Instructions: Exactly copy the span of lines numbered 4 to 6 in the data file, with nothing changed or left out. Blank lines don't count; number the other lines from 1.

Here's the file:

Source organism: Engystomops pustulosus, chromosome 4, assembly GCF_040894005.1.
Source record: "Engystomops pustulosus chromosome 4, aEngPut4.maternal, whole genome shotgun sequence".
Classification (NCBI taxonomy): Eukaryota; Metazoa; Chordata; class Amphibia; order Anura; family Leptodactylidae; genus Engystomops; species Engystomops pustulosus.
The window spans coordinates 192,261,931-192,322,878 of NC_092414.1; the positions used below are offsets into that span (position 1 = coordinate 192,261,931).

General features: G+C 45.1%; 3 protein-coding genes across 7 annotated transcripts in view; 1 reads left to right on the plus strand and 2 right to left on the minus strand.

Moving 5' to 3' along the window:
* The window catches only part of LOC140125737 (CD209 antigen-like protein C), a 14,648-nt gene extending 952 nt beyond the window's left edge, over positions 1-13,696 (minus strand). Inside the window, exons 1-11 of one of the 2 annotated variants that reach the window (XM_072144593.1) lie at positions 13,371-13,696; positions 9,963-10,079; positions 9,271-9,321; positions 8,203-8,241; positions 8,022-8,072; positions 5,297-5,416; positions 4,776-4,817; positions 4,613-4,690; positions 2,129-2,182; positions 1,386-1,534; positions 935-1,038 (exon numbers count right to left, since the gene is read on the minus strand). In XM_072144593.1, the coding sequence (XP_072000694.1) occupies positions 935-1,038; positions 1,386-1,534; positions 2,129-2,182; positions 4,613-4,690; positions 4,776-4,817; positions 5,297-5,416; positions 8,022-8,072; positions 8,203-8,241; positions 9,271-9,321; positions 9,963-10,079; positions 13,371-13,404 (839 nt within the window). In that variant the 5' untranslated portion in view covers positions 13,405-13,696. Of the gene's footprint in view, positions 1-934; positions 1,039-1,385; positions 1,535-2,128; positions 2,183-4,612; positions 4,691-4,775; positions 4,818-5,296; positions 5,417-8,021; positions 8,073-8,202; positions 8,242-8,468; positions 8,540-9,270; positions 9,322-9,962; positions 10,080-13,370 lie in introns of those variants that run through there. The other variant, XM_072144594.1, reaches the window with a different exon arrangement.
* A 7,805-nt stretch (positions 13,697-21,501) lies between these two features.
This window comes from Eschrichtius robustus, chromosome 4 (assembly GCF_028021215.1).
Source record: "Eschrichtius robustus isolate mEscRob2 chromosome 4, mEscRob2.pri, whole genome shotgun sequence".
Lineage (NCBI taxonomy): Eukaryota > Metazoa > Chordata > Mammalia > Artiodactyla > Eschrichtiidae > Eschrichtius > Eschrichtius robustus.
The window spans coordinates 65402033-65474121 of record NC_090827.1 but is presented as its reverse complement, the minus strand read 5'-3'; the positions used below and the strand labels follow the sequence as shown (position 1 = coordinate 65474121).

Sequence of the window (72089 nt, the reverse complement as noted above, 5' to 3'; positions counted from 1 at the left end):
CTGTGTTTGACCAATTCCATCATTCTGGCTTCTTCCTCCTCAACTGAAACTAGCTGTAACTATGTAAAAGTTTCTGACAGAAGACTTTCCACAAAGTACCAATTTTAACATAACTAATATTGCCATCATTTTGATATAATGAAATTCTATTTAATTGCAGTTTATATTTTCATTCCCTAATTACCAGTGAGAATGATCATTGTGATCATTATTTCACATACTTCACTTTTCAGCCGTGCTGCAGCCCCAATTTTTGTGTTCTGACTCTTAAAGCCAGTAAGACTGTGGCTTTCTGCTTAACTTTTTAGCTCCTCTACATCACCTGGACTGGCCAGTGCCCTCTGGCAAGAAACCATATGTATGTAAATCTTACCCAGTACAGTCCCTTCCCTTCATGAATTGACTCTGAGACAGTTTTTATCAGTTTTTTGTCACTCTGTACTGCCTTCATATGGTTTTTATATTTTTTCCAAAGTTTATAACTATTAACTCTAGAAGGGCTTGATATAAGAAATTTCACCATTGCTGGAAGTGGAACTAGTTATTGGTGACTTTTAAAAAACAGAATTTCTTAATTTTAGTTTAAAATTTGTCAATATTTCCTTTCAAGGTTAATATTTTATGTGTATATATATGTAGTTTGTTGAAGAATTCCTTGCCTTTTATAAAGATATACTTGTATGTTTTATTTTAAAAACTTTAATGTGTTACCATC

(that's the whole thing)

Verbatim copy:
The window spans coordinates 192,261,931-192,322,878 of NC_092414.1; the positions used below are offsets into that span (position 1 = coordinate 192,261,931).

General features: G+C 45.1%; 3 protein-coding genes across 7 annotated transcripts in view; 1 reads left to right on the plus strand and 2 right to left on the minus strand.

Moving 5' to 3' along the window: